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Game Theory In The Music Industry
Game Theory In The Music Industry
Game Theory In The Music Industry
Game Theory In The Music Industry
Game Theory In The Music Industry
Game Theory In The Music Industry
Game Theory In The Music Industry
Game Theory In The Music Industry
Game Theory In The Music Industry
Game Theory In The Music Industry
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Game Theory In The Music Industry

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Written within the context of an introductory Game Theory Honors Seminar Spring 09.

Written within the context of an introductory Game Theory Honors Seminar Spring 09.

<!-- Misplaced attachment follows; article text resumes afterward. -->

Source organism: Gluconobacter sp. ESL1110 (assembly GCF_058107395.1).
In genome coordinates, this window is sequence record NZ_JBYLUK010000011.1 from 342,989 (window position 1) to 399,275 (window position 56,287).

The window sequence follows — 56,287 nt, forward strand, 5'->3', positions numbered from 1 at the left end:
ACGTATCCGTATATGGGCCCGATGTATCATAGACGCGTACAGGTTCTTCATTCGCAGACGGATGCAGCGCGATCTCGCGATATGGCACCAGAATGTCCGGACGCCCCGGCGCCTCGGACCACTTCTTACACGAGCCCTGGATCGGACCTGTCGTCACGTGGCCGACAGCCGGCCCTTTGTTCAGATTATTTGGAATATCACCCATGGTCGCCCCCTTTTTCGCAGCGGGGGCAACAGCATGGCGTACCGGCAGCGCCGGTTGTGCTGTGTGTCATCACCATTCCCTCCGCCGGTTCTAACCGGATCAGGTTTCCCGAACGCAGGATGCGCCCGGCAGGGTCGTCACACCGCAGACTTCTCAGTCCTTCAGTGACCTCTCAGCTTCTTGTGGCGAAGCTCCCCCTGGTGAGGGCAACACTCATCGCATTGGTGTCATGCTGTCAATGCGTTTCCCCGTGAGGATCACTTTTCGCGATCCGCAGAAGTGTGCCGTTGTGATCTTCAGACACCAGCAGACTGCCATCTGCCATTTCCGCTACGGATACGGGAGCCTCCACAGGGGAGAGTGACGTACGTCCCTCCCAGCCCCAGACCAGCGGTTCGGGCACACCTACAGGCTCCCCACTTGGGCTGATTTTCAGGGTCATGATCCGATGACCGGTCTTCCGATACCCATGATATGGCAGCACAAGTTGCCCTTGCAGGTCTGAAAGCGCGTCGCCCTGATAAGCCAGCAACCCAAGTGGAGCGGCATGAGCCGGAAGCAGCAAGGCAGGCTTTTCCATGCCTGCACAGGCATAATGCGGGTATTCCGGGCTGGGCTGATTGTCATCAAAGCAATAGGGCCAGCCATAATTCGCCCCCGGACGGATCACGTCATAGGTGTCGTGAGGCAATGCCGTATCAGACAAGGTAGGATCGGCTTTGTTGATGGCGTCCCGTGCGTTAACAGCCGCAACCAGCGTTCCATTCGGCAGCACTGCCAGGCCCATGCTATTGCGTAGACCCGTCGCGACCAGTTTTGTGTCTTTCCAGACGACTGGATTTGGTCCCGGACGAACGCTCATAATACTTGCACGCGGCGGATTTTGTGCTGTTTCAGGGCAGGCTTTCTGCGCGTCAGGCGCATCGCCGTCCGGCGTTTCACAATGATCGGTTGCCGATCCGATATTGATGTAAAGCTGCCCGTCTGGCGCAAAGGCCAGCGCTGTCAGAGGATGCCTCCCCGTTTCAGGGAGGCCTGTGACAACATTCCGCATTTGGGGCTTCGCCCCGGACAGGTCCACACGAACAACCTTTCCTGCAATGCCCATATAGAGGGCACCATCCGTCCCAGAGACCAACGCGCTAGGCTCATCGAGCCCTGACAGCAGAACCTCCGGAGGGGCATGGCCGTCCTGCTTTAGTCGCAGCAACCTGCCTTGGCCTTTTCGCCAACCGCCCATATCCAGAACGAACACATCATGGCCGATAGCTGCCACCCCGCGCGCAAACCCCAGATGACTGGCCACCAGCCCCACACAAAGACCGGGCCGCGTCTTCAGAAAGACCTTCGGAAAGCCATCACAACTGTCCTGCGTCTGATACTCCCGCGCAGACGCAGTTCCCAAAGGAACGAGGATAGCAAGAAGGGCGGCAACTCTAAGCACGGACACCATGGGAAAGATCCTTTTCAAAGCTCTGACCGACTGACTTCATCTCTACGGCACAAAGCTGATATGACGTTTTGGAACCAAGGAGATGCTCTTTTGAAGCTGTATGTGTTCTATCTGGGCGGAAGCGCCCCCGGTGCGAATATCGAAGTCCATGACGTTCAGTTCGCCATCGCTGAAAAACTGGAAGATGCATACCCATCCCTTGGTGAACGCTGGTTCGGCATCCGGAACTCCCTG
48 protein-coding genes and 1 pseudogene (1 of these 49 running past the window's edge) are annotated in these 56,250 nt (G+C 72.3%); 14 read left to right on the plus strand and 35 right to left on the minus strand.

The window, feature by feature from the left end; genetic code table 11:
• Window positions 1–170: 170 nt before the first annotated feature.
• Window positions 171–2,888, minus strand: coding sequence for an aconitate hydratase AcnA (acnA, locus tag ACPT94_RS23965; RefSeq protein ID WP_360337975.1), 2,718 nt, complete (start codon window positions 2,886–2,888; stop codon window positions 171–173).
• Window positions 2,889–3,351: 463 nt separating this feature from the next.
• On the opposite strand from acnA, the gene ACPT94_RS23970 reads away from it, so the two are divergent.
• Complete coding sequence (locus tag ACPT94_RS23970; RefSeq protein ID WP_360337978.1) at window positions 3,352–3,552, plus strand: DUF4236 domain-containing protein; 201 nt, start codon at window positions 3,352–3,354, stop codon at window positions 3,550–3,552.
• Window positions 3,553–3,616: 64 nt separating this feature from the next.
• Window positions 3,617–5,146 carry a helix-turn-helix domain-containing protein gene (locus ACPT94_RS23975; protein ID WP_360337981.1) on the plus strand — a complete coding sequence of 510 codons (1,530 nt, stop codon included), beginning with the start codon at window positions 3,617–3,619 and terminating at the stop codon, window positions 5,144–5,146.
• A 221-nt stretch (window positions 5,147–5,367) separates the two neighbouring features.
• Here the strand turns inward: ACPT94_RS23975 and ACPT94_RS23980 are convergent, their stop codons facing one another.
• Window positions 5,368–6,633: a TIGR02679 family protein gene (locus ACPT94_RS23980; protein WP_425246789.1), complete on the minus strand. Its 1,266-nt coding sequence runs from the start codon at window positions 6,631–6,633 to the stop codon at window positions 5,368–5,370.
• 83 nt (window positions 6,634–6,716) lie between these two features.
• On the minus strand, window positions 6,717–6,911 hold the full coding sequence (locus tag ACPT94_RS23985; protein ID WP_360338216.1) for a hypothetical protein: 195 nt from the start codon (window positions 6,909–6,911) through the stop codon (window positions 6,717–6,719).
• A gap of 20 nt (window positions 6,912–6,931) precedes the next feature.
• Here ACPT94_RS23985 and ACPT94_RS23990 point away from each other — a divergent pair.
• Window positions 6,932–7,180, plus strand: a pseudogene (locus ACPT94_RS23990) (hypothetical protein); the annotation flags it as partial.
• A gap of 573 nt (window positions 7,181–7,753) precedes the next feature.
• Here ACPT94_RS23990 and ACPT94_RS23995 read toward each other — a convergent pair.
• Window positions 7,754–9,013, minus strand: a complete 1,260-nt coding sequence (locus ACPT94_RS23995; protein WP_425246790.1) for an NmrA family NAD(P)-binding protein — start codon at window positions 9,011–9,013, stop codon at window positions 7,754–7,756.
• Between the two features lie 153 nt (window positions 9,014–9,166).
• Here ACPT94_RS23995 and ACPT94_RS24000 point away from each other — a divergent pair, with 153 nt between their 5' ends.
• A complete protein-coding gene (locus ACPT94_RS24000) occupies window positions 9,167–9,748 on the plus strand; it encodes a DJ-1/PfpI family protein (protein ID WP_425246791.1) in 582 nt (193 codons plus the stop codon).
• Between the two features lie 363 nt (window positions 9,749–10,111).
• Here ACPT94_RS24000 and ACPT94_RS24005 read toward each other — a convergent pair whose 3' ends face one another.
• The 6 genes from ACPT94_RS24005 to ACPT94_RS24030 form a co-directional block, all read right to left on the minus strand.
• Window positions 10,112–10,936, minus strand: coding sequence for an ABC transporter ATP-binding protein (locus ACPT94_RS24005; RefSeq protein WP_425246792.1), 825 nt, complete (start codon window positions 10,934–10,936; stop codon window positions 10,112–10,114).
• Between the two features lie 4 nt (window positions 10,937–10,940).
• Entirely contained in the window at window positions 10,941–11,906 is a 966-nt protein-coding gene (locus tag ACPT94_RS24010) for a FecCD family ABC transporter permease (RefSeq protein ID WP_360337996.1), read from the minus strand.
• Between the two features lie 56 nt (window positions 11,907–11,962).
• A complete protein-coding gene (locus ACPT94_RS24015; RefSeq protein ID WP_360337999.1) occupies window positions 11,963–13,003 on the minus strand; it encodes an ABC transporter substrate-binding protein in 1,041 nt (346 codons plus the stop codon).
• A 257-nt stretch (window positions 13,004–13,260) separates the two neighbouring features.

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  • 1. LAwschool11LL<br />Game Theory in The Music industryAn introductory lookWithin the modern context of the Music industry- there are drastic shifts in profitability and sustainability. With the classic business mindset no longer proving effective, survival necessitates the search for a different perspective. This paper takes a look at some of game theories responses to the current turmoil.2009Ben Kilmer4/18/2009<br />The music industry is in a radical time of change. The business model shifts from one that derived profit from the sale of recorded music, to one in which music has become free to all those who have internet access. The industry is left scratching their heads as to where they may derive their value from. Even though the copyright infringement law has not changed at all, the vast number of consumers who participate in this illegal activity makes it nearly impossible to enforce. While the music industry happens to be the poster child of this infringement, all media industries are experiencing similar troubles. When it comes down to it, the advent of Peer to Peer (P2P) file sharing has destroyed the sale of entertainment medias. Is this the end of music as we know it? Quite possibly, but game theory lends itself to framing these problems in a way that sheds light on possible solutions. The game itself is very complex with many players, and iterated games.<br />FIG 1.1 (“Shadow”Page 2) ‘06.)-2095501014095A good jumping off point is framing the crux of the problem itself, music piracy. In game theoretic perspective, this problem can be illustrated in a very familiar way- The Prisoner’s Dilemma. As discussed by Will Page, one such dilemma comes about between the Internet service providers and the record label’s themselves (Fig 1.1.) Just as in any prisoner’s dilemma, the highest payoff will arise when both the ISP cooperates to license the privilege of downloading, and the record labels license their music through many venues at variable prices. Record labels always like to receive a higher profit, so for the most part they’re unwilling to license their music through multiple venues, because they know that selling records and licensing Itunes has a higher price tag. Because of this inflexibility, they loose a consumer surplus of those willing to pay more than $0 for any given track but unwilling to pay as much as a $1. On the other side, ISPs have zero incentive to license the right to downloading in a separate package than the one they currently provide. If ISPs were to license in this manner, they would likely be able to charge more and profit more; without government action there’s no way there would be a unilateral change by all ISPs. Therefore, individual ISPs that tried to make the change would just loose out to other ISPs that operated at the status quo. This discussion of the ISPs also leads directly into the dilemma of collective action. In the case of people paying more for internet to receive unfiltered download privileges, versus the rest of the internet- the current set up as we see it today constitutes a moral hazard. The cost to ISPs for bandwidth required frequent downloaders is passed onto consumers who don’t use the internet to download a lot. In the case of the government instituting such a policy which differentiates the two types of consumers, they would have to use punishments for ISPs that didn’t follow suit. These punishments may serve as the government’s incentive to institute such a program, because such a venture could be profitable. <br />Another way to frame the Prisoner’s Dilemma is from the perspective of artist versus the record label. Artists have been able to increasingly sell/distribute more of their music by themselves without the use of the record label, because of the propagation of newer technologies. While the record label would achieve their highest personal payoff by giving the artist a better deal they could only do this if they had a large number of artists cooperate and sign onto their roster. Artists could also receive their highest payoff if they signed with a cooperative record label that gave them a good deal. Because artists cannot assure that record label will give them a fair deal, they many times will choose not to get with a label- even though the label has a vast amount more resources and could make their name bigger. Record labels will not give artists good deals on the other hand, because they cannot assure success of the artist, and they cannot assure they will have a large number of artists in which some may get famous. Therefore both parties settle with their dominant strategy, which results in a sub optimal or inefficient equilibrium.<br />A third way to frame the Prisoner’s Dilemma is between the artists versus consumers. Artists and consumers can reach an Pareto Optimal solution when artists allow consumers to pay what they want to pay for their music, and consumers pay money to consume music. Consumers are unwilling to pay money for music- even though this will support their continual consumption from an artist that will continue to produce and release music. Their dominant strategy is to pay nothing for music because regardless of what the artist does, they’re always better off. On the other hand, the artist would sell more units if they offered a lower price or consumer choice price for their music, as more people would buy it. Because there’s no way to be sure whether the majority of consumers will pay nothing for it, their safer option is to charge a higher amount to their consistent consumers; they can sustainably continue their career. The result of these headsets are artists who sell overpriced music, and consumers who pay nothing for music. In terms of an iterated game, which this absolutely is- this is not a long term equilibrium. Eventually the artist’s pocket will dry up and they will no longer be able to release music to the public. Clearly this is not what the consumer wants either- but as it would appear now they are only concerned with the short term. A great example of the optimal equilibrium playing out within the real world is the historic sales of the Radiohead album “In Rainbows.” The band released the album through their webpage, and each consumer could pay whatever price they want for the sale whether that’s $0 or $10,000. The result was record breaking sales- $10 million their first day of sales. <br />What do these Prisoner’s Dilemmas lead to for the market? A market price of zero for the sale of music. As for the consumer market, the consumer will in most cases play their dominant strategy, pay nothing for music. Aside from framing this as a dominant strategy one might also look at the situation as a Free Rider Dilemma. While it holds no truth, many consumers have the impression that because they’ve heard the artist on the radio that the artist is already very rich (FIG 1.2). Logically the assumption would follow that if the artist is very wealthy than there are already enough people that pay for the music, as one person they wont make a difference, so why should they pay? This situation is referred to as a tragedy of the commons; consumers believe that they as an individual will not make a difference by downloading illegally, which results in almost no consumers paying for music for all- even though this mentality eventually ruins the benefits for everyone. <br />FIG 1.2Royalty Statement Example of an Artist that’s gone Gold (500K Records Sold):<br />While this may have been an excuse a number of years ago, its now common knowledge that the music industry is dying; a result of consumers playing their dominant strategy in a zero sum game. Regardless of what the music industry does, they are always better off paying nothing for music. Consumers will almost always prefer to pay nothing over pay something for recorded music when the option is presented; there’s not too much that can be done short of preventing access to paying nothing, and because of the internet’s current structure, there’s virtually no way to do this. Between the forces of technology and consumer mindset, a very dismal shift for the industry is occurring; music is shifting from a private good to a pure public good. Because media is so easily replicated with no constraints or quality loss music is both non excludable and non rival (FIG 1.3.)<br />FIG 1.3 (“Zero” Page 5)<br />The market reality of this shift is music’s price shifting closer and closer to zero. So how can the industry respond to this shift and avoid going bankrupt? The key lies in identifying, and capitalizing on where the added value exists within the market.<br />Added Value as defined by Co-opetition, is “the value of the game when you’re minus the value of the game when you’re not there.” This concept is not so valuable by itself in terms of the music industry; its easily discernable if record labels were not part of the market, then in the most simple terms there would be no such thing as Pop music. This idea of value is very important, when complemented by the idea of a Value Net. This is where the generation for solutions to the status quo begins. The value net consists of five elements: Company, Customers, Complementors, Suppliers, and Competitors. For the purpose of illustration, we will define the company as a major record label. In this, customers consist of: private individuals, radio stations, record stores, retail stores, music artists, television channels, etc. Complementors are defined as a partner that causes customers to value your product more when they have both your products, than when they have just your product alone. In the case of a record label this list has a fairly extensive scope: merchandising (clothing, backpacks, lunchboxes, figure toys, etc.),radio stations, pop culture magazines, television stations, music web pages, social networking web pages, etc. In the case of suppliers, for the most part we can narrow the list to artists, producers, and managers. A Competitor is defined as a player which causes customers to value your product less when they have that players product in addition to yours, than when they have your product alone. As for competitors, one might say that any other form of entertainment can be considered, as well as other major record labels, independent labels, and websites that allow the artist to distribute their content by themselves (ie. Myspace, youtube, facebook, P2P torrents, etc.) What’s of considerable importance to this value net are complementors. If the music industry can find a way to make their product more attractive they need to do so. <br />FIG 1.4 (“Zero” Page 6)One strategy for this is through marketing strategy referred to as bundling. Bundling is the practice of selling two or more services or products in a package. It increases the chances of purchase because there is a higher chance of the package holding a product that entices the consumer to purchase, that they wouldn’t purchase by itself. In the case of selling music- this idea makes sense because people are no longer willing to pay much for music by itself, but if they get a free t-shirt, concert ticket, artist promo package, etc. than the chances for purchase are much greater. This logic is illustrated in Figure 1.4. <br />“The revenue maximizing price of 1.00 generates aggregate revenue of 4.00 when sold seperately, however if the tracks were bundeled together at 2.20 each, then the revenue would increase to 4.40. Bundling increases revenues in this example because the willingness to pay for the bundle is less dispersed than the willingness to pay for the components.”(“Zero” Page 6.)<br /> In game theory bundling can be analyzed as a cooperative game referred to as a coupling game. A coupling game “considers the influences of cooperation or hostility, and then make decisions according to the new game and existing non cooperative game theory. After the new coupling game is constructed, the algorithm for determining equilibrium is exactly the same as that for Nash Equilibria in existing pure strategy or mixed strategy non cooperative game theory.” With the analysis of these equilibrium quantities in mind, labels may than consider expanding such that they can own/produce their own complements. While labels bundle songs frequently; the practice of bundling things such as merchandise with the involvement of Complementors is not so widespread. <br />Another strategy which record companies utilize is the use of Digitals Rights Management otherwise known as DRM. What DRM does for them is attempts to reduce the added value of music that was not sold on a CD but in its pure digital form on the computer, IE a song bought on Itunes. In theory this makes buying files on the internet less valuable not only because you don’t get a CD cover, and booklet, but because you have limited rights as to the distribution of that music. In contrast if you were to buy a CD you can simply rip it to your CD, and have DRM free files. The reality of this ineffective strategy is that people who are trying to get files that are DRM protected onto their Mp3 player simply use the latest FairUse Program, or any other freeware that strips the file of its DRM. This is not to say that this isn’t a good idea- it’s a great one. If the music industry can successfully develop effective DRM they will be able to gain back the control of the distribution of their content. <br />Furthermore, there are other strategies that could be used to prevent the snowball or band wagon effect of rampant illegal downloading. The education of young people as to what this is doing not only to the industry, but to individual artists might help to slow down the spree of illegal downloads. While people have no qualms about stealing from a faceless company, with unknown beneficiaries, they might think twice about stealing music from their favorite artist- who depends on their contributions to continue to make good music for them. <br />The music industry is in a radical change in which the power and money may be shifting from label to artist; in an industry where the label was essential for music distribution, the internet now enables musicians to DIY (Do it Yourself.) While this may be a marginally better outcome for the artist- the implications are there likely no more superstars- ever again. Because the market will become so saturated with independent music- it will be harder and harder for one artist to rise over another without the use of widespread distribution and connections- a void that the dinosaur record label once held. As for the record label, there may still be hope, but only if the label treats the artist better, and gives some real heed to strategic thinking, and game theoretic moves within the market. Game theory is valuable for the problems of today, and the future. <br />Works Cited <br />Brandenburger, Adam M., and Barry J. Nalebuff. Co-Opetition : A Revolution Mindset That Combines Competition and Cooperation The Game Theory Strategy That's Changing the Game of Business. New York: Currency, 1997. <br />Dixit, Avinash K., and Susan Skeath. Games of Strategy, Second Edition. New York: W. W. Norton, 2004. <br />Page, Will. " Is the Price of Recorded Music Heading Towards Zero?" Transmission (2006): 1-13. Independent Research. 30 Nov. 2006. PRS For Music. 16 Apr. 2009 <http://www.prsformusic.com/monline/research/Pages/default.aspx>. <br />Page, Will. " Shadow Pricing P2P's Economic Impact." Economic Insight (2008): 1-4. Independent Research. 30 Oct. 2008. PRS for Music. 16 Apr. 2009 <http://www.prsformusic.com/monline/research/Documents/Will%20Page%20(2008)%20Economic%20Insight%2012%20Shadow%20Pricing%20P2Ps%20Economic%20Impact.pdf>. <br />